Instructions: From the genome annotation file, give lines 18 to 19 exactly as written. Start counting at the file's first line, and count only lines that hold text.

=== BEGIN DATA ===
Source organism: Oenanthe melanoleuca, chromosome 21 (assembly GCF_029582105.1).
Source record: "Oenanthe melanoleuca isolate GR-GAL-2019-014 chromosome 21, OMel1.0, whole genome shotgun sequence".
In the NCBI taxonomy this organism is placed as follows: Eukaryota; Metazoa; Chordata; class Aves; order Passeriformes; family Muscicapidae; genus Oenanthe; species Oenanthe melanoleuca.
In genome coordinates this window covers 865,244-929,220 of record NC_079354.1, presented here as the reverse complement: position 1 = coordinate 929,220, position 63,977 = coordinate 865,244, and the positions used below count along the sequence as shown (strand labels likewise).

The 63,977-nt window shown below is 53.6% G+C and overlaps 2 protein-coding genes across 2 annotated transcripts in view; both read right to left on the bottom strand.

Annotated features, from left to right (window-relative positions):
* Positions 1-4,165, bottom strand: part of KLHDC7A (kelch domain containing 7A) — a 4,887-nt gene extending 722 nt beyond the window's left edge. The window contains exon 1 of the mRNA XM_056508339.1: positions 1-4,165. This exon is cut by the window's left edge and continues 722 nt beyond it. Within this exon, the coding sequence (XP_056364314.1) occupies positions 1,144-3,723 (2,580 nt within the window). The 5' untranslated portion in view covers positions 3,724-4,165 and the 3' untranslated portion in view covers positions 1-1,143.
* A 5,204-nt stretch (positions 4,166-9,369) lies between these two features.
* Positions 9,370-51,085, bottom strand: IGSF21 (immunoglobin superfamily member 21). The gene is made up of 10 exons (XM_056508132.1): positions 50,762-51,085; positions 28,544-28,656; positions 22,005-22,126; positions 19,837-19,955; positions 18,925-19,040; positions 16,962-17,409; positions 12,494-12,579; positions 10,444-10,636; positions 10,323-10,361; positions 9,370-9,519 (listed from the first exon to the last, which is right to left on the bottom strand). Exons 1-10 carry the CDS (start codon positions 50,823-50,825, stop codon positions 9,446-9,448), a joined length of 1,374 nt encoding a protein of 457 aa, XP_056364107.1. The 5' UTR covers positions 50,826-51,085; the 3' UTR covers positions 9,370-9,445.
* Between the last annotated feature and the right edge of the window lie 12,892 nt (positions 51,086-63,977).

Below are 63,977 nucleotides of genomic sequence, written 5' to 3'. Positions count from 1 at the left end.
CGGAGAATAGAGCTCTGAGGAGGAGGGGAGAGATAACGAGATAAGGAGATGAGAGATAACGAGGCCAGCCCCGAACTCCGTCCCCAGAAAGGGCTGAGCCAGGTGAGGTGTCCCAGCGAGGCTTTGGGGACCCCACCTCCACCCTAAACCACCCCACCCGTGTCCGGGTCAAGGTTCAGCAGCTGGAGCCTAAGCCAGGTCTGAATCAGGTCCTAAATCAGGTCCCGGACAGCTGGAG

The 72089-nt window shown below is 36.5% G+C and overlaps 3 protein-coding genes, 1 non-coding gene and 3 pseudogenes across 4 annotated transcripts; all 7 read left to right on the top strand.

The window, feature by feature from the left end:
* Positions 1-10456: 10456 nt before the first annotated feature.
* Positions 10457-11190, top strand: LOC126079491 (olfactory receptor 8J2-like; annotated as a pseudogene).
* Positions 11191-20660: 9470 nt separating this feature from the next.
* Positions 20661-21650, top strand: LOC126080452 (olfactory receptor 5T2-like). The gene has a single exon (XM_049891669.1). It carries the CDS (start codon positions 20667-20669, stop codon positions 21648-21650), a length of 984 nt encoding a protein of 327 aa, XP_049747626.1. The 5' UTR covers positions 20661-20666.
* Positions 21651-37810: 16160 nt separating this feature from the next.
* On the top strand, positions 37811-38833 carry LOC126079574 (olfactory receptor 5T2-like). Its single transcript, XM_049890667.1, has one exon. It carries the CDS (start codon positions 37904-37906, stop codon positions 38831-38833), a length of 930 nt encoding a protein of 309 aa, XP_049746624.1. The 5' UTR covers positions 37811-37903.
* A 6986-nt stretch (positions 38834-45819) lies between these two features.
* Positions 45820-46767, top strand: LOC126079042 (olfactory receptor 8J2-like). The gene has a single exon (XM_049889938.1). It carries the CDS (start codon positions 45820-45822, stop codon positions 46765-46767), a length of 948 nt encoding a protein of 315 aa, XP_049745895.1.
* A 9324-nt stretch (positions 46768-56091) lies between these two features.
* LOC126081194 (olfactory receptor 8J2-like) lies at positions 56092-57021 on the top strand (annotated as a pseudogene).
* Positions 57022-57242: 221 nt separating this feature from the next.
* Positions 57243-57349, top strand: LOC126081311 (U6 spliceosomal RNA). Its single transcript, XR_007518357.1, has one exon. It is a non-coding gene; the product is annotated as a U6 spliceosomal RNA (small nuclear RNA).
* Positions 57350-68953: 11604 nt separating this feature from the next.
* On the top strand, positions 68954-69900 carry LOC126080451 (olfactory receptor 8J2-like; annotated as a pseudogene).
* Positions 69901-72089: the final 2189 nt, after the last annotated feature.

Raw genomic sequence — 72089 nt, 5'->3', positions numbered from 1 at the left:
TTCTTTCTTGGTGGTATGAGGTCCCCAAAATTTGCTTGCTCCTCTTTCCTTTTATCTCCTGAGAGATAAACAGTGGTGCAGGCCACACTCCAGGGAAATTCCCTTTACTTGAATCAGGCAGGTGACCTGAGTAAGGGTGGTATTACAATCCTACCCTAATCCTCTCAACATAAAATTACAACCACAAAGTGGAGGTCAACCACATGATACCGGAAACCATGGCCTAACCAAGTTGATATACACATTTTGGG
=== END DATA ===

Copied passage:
* Positions 20661-21650, top strand: LOC126080452 (olfactory receptor 5T2-like). The gene has a single exon (XM_049891669.1). It carries the CDS (start codon positions 20667-20669, stop codon positions 21648-21650), a length of 984 nt encoding a protein of 327 aa, XP_049747626.1. The 5' UTR covers positions 20661-20666.
* Positions 21651-37810: 16160 nt separating this feature from the next.